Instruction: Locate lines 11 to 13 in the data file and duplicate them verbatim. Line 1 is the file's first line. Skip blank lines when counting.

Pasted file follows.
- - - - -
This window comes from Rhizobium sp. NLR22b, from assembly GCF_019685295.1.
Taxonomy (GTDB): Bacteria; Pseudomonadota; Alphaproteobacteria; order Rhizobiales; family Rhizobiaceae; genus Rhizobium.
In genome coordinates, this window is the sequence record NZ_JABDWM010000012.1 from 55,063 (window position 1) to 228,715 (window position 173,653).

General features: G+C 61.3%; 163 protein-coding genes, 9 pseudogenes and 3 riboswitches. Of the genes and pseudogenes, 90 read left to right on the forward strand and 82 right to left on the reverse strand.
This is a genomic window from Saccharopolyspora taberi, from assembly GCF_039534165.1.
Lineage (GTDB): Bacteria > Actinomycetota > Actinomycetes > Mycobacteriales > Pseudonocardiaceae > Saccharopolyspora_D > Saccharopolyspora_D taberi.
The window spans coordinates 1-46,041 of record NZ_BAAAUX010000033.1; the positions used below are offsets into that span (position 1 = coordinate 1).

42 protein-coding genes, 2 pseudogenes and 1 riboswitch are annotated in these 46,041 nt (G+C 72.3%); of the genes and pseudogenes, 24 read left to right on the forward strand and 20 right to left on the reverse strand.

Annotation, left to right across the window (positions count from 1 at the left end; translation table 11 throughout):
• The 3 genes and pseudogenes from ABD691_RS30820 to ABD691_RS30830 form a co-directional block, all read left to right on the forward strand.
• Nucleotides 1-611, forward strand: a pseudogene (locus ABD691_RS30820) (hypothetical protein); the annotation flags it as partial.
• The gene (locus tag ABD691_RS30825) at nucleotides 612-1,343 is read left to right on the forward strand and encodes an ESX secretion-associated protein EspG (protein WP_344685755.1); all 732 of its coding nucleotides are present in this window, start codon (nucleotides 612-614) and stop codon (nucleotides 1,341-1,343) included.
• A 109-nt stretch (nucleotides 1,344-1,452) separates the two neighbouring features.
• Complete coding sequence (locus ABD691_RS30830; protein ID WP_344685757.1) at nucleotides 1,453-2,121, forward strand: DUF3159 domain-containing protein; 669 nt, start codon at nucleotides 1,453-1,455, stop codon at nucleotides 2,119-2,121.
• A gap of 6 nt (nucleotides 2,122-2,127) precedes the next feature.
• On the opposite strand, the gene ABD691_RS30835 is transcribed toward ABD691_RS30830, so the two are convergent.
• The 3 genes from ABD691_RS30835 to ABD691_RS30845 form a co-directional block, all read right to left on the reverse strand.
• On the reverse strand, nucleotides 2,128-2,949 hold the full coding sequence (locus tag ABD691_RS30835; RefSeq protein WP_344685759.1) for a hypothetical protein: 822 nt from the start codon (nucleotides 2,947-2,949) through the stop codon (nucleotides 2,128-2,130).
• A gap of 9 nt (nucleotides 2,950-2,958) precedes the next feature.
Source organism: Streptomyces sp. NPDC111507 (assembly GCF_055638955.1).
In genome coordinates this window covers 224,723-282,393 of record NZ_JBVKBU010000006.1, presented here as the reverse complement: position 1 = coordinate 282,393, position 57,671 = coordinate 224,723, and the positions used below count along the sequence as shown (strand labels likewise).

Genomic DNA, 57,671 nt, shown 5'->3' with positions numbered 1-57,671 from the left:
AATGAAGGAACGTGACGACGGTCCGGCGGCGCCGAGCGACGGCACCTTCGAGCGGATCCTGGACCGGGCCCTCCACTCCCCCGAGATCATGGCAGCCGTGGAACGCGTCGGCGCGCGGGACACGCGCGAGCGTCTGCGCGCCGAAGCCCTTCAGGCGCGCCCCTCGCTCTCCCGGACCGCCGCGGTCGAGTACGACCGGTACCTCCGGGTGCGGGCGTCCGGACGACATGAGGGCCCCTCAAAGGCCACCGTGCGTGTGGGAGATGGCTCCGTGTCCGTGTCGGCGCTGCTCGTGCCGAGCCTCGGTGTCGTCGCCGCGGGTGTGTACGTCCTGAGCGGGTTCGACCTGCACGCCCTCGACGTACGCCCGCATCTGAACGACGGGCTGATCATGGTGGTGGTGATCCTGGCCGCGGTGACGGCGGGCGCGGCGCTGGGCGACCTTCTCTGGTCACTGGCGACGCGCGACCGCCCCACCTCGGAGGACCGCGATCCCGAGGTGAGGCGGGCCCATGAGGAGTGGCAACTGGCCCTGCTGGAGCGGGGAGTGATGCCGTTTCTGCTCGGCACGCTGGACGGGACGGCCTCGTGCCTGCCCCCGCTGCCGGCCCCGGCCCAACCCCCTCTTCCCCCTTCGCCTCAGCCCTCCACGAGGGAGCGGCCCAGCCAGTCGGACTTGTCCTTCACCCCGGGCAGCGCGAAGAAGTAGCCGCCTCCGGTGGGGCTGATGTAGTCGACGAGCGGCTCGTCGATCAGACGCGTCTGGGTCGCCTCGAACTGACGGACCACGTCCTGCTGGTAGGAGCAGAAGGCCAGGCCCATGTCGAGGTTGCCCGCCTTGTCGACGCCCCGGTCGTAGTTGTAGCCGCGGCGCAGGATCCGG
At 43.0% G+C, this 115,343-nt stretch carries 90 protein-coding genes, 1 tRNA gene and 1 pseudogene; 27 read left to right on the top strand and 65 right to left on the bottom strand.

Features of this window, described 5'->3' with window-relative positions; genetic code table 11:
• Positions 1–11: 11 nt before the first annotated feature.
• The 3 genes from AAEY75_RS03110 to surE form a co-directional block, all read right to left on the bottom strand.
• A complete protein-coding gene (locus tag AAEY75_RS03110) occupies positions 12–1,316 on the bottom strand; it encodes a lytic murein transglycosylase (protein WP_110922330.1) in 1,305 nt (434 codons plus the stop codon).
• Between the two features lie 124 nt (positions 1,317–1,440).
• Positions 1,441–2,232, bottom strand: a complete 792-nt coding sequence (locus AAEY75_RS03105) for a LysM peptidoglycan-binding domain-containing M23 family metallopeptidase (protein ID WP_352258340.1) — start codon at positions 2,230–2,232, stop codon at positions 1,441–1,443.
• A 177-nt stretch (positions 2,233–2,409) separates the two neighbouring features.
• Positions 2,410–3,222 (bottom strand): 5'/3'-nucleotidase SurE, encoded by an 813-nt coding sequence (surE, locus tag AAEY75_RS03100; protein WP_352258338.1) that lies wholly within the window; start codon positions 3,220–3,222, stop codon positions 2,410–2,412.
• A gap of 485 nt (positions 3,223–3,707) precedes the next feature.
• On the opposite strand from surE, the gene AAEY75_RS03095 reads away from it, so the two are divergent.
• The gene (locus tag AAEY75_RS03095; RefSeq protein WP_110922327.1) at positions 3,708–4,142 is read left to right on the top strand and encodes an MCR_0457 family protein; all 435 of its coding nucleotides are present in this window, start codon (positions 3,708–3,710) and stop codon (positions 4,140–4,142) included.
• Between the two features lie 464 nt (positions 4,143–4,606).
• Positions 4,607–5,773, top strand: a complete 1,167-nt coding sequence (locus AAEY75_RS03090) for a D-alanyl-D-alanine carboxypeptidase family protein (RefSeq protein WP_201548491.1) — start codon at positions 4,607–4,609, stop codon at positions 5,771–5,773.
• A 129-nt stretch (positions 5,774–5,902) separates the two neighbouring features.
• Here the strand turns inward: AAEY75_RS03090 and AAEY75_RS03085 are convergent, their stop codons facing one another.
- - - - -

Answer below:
• Nucleotides 1-611, forward strand: a pseudogene (locus ABD691_RS30820) (hypothetical protein); the annotation flags it as partial.
• The gene (locus tag ABD691_RS30825) at nucleotides 612-1,343 is read left to right on the forward strand and encodes an ESX secretion-associated protein EspG (protein WP_344685755.1); all 732 of its coding nucleotides are present in this window, start codon (nucleotides 612-614) and stop codon (nucleotides 1,341-1,343) included.
• A 109-nt stretch (nucleotides 1,344-1,452) separates the two neighbouring features.